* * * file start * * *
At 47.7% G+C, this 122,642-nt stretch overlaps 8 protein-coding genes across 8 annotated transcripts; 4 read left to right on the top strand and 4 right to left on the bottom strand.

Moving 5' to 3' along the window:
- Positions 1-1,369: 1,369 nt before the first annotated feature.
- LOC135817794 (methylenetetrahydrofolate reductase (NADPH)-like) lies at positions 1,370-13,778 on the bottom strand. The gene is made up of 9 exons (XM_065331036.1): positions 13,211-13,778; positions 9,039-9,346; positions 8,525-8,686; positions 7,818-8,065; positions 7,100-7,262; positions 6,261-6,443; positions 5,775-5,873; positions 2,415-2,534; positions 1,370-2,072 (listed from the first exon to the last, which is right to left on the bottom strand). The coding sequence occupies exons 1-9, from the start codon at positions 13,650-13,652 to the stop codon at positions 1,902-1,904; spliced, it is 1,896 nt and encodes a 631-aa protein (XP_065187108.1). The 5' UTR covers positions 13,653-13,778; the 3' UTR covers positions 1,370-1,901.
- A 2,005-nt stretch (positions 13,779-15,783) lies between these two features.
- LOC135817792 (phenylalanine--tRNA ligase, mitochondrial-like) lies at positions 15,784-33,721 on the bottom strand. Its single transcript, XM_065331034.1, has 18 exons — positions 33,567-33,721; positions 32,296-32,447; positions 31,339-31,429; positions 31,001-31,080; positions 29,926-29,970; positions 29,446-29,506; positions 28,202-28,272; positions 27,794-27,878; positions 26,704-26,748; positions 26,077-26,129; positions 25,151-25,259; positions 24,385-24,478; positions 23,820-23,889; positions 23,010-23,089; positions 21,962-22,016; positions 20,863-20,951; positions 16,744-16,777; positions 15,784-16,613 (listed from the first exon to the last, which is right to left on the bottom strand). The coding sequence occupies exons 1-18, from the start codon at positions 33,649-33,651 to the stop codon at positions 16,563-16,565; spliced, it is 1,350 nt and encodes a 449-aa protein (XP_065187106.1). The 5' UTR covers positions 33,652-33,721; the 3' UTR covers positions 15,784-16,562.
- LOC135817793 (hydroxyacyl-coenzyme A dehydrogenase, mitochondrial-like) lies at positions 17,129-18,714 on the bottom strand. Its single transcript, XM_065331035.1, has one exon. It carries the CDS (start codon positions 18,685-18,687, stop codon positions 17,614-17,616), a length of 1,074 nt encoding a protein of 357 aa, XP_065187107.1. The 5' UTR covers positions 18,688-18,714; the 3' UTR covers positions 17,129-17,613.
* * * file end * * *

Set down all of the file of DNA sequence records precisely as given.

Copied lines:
At 47.7% G+C, this 122,642-nt stretch overlaps 8 protein-coding genes across 8 annotated transcripts; 4 read left to right on the top strand and 4 right to left on the bottom strand.

Moving 5' to 3' along the window:
- Positions 1-1,369: 1,369 nt before the first annotated feature.
- LOC135817794 (methylenetetrahydrofolate reductase (NADPH)-like) lies at positions 1,370-13,778 on the bottom strand. The gene is made up of 9 exons (XM_065331036.1): positions 13,211-13,778; positions 9,039-9,346; positions 8,525-8,686; positions 7,818-8,065; positions 7,100-7,262; positions 6,261-6,443; positions 5,775-5,873; positions 2,415-2,534; positions 1,370-2,072 (listed from the first exon to the last, which is right to left on the bottom strand). The coding sequence occupies exons 1-9, from the start codon at positions 13,650-13,652 to the stop codon at positions 1,902-1,904; spliced, it is 1,896 nt and encodes a 631-aa protein (XP_065187108.1). The 5' UTR covers positions 13,653-13,778; the 3' UTR covers positions 1,370-1,901.
- A 2,005-nt stretch (positions 13,779-15,783) lies between these two features.
- LOC135817792 (phenylalanine--tRNA ligase, mitochondrial-like) lies at positions 15,784-33,721 on the bottom strand. Its single transcript, XM_065331034.1, has 18 exons — positions 33,567-33,721; positions 32,296-32,447; positions 31,339-31,429; positions 31,001-31,080; positions 29,926-29,970; positions 29,446-29,506; positions 28,202-28,272; positions 27,794-27,878; positions 26,704-26,748; positions 26,077-26,129; positions 25,151-25,259; positions 24,385-24,478; positions 23,820-23,889; positions 23,010-23,089; positions 21,962-22,016; positions 20,863-20,951; positions 16,744-16,777; positions 15,784-16,613 (listed from the first exon to the last, which is right to left on the bottom strand). The coding sequence occupies exons 1-18, from the start codon at positions 33,649-33,651 to the stop codon at positions 16,563-16,565; spliced, it is 1,350 nt and encodes a 449-aa protein (XP_065187106.1). The 5' UTR covers positions 33,652-33,721; the 3' UTR covers positions 15,784-16,562.
- LOC135817793 (hydroxyacyl-coenzyme A dehydrogenase, mitochondrial-like) lies at positions 17,129-18,714 on the bottom strand. Its single transcript, XM_065331035.1, has one exon. It carries the CDS (start codon positions 18,685-18,687, stop codon positions 17,614-17,616), a length of 1,074 nt encoding a protein of 357 aa, XP_065187107.1. The 5' UTR covers positions 18,688-18,714; the 3' UTR covers positions 17,129-17,613.